Der Ausbau von Kindertageseinrichtungen ist eine bildungspolitische Aufgabe, welche nicht nur den Faktor Personal, sondern auch das Raumangebot und dessen pädagogische Gestaltung betrifft. Aus einer prinzipienwissenschaftlichen Perspektive heraus analysiert die Autorin sowohl grundlegende als auch praktische Gestaltungsorientierungen für den Elementarbereich, die zeigen, wie eine pädagogische Raumgestaltung im Elementarbereich umgesetzt werden kann.

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Academic Culture

Traditions and the Present Days


Zbigniew Drozdowicz

The author of this book formulates a general thesis that in the academic culture, since the emergence of the first universities until this very day, two types of that culture have competed with each other, i.e., a corporate and templar one. In his remarks, the author tries to highlight it through the presentation of:

1. The functioning of academia in different time periods, 2. The beliefs of scholars, 3. The ways scholarly achievements have been evaluated, 4. The legal acts for science and academia. A considerable part of this study is devoted to the analysis of the Polish academic culture, including the attempts of adjusting the existing standards of conducting research and educating students to the ones prevailing in the leading Western countries.

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Edited by Maria B. Hopkins and Rachel Bailey Jones

Centers for teaching and learning all face the same dilemma: In a context where faculty are not required to partake in our services, how do we provide transformative learning experiences to which faculty willingly give their limited time? The answer, Maria B. Hopkins and Rachel Bailey Jones propose, is to move away from a workshop model of faculty development and toward a model that supports the kinds of connections among faculty that lead to self-sustaining growth and development. This edited book provides a breadth of innovative alternatives to fixed-schedule faculty development workshops that faculty are rarely attending due to the increasing complexity of their professional lives. The audience for this book is higher education administrators, faculty, and staff responsible for faculty development related to teaching and learning. Each chapter provides a detailed description of a faculty development initiative in practice that provide opportunities for creativity, adaptability, and collaboration among faculty. Public, private, and community colleges, small and large, research-focused and teaching-focused institutions are represented. The editors have taken on this project because this is the resource they wish they had when they began their work as directors of the teaching lab at their institution.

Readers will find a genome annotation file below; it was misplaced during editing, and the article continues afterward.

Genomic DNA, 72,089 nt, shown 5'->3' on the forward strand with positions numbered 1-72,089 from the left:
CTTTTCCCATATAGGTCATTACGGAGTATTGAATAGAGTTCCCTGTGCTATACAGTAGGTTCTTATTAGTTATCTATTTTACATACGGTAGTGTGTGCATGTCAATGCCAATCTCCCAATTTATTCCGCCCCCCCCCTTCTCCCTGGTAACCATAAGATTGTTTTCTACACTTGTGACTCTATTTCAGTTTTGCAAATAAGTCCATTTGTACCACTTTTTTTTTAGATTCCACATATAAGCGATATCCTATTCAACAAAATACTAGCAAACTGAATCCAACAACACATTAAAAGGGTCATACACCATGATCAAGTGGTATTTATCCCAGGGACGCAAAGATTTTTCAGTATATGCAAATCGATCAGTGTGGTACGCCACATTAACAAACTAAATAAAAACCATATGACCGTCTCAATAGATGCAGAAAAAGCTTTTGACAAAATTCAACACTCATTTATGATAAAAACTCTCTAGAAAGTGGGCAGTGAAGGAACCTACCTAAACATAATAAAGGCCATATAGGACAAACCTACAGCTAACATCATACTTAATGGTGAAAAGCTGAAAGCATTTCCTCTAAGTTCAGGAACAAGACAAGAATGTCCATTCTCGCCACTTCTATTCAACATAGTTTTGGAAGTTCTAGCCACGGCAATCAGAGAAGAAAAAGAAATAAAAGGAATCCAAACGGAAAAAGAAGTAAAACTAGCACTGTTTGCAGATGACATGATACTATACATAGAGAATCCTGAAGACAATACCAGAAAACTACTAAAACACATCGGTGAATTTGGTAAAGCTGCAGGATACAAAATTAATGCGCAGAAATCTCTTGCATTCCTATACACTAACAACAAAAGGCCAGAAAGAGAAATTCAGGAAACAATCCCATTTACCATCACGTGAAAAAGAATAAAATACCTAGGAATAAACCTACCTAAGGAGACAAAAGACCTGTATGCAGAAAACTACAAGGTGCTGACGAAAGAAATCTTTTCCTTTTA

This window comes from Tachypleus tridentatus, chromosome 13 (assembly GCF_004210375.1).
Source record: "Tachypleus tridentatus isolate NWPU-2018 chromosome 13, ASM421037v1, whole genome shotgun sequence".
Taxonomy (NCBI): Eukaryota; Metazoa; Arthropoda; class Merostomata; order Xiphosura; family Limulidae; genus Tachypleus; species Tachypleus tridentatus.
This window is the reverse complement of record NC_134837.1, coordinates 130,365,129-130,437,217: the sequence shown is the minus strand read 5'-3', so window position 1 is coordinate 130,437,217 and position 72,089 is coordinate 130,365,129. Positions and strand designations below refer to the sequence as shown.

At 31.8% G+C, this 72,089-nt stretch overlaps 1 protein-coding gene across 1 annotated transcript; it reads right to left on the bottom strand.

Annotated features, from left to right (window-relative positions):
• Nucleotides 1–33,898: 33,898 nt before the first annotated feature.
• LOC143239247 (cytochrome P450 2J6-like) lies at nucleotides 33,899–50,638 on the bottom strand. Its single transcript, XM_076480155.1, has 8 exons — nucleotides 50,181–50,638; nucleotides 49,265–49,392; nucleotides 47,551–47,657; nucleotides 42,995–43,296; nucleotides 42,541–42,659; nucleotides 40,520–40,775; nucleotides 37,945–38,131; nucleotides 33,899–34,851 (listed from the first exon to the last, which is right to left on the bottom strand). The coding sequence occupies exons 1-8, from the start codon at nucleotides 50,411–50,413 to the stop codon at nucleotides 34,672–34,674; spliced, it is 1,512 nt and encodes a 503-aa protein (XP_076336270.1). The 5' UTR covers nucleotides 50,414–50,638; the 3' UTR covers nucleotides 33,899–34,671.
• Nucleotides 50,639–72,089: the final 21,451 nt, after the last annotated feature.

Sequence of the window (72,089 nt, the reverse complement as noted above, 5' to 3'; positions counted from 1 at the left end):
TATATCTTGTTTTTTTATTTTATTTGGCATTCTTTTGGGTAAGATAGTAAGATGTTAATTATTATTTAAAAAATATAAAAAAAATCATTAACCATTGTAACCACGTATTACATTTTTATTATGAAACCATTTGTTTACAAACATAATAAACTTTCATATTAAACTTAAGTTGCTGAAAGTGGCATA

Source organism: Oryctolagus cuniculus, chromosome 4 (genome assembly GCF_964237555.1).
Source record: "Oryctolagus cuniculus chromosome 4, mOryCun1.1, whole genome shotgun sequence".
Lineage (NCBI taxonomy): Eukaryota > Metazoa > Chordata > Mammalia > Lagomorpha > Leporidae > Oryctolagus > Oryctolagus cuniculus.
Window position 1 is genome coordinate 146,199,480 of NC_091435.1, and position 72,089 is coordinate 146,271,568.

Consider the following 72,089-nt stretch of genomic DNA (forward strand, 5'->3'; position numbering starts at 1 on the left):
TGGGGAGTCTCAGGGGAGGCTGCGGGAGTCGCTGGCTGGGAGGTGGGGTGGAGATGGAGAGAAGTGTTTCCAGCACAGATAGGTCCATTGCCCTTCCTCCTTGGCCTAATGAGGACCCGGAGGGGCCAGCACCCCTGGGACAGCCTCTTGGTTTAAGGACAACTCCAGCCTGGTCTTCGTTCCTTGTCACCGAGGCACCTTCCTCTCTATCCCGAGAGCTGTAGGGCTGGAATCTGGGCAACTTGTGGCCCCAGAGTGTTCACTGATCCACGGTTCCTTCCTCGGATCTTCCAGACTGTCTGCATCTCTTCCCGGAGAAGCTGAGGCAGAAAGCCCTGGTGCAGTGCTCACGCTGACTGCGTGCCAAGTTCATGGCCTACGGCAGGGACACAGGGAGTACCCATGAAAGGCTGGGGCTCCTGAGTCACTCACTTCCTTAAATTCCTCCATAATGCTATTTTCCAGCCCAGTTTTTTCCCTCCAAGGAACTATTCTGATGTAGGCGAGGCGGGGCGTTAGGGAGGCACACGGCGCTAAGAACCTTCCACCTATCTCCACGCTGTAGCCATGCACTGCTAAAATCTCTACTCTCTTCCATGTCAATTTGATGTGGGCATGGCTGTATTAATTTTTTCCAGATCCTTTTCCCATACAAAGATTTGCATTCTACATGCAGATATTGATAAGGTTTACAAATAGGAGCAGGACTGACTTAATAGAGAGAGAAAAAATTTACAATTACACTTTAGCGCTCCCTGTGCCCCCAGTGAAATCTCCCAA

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Edited by Leslie J. Francis, Stephen Parker and David W. Lankshear

This volume brings together 15 studies reporting the latest international research on developments and trends in religious education. Together these 15 studies illustrate recurrent themes affecting the development of religious education in diverse locations and also illustrate the distinctive trajectories of locations shaped by different histories and by different contemporary contexts.

These contributions were brought together in a recent seminar convened by the International Seminar on Religious Education and Values, the leading international association for religious educators and values educators across the world. This volume has selected key contributions made to the seminar, spanning both conceptual and empirical perspectives, rooted in both religious and secular traditions.

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Gaming SEL

Games as Transformational to Social and Emotional Learning

Matthew Farber

Games enable children to practice emotions in spaces that are free from actualized consequences. With thoughtful guidance, games can help children manage emotions, perspective-take, demonstrate empathic concern, and exhibit prosocial behaviors.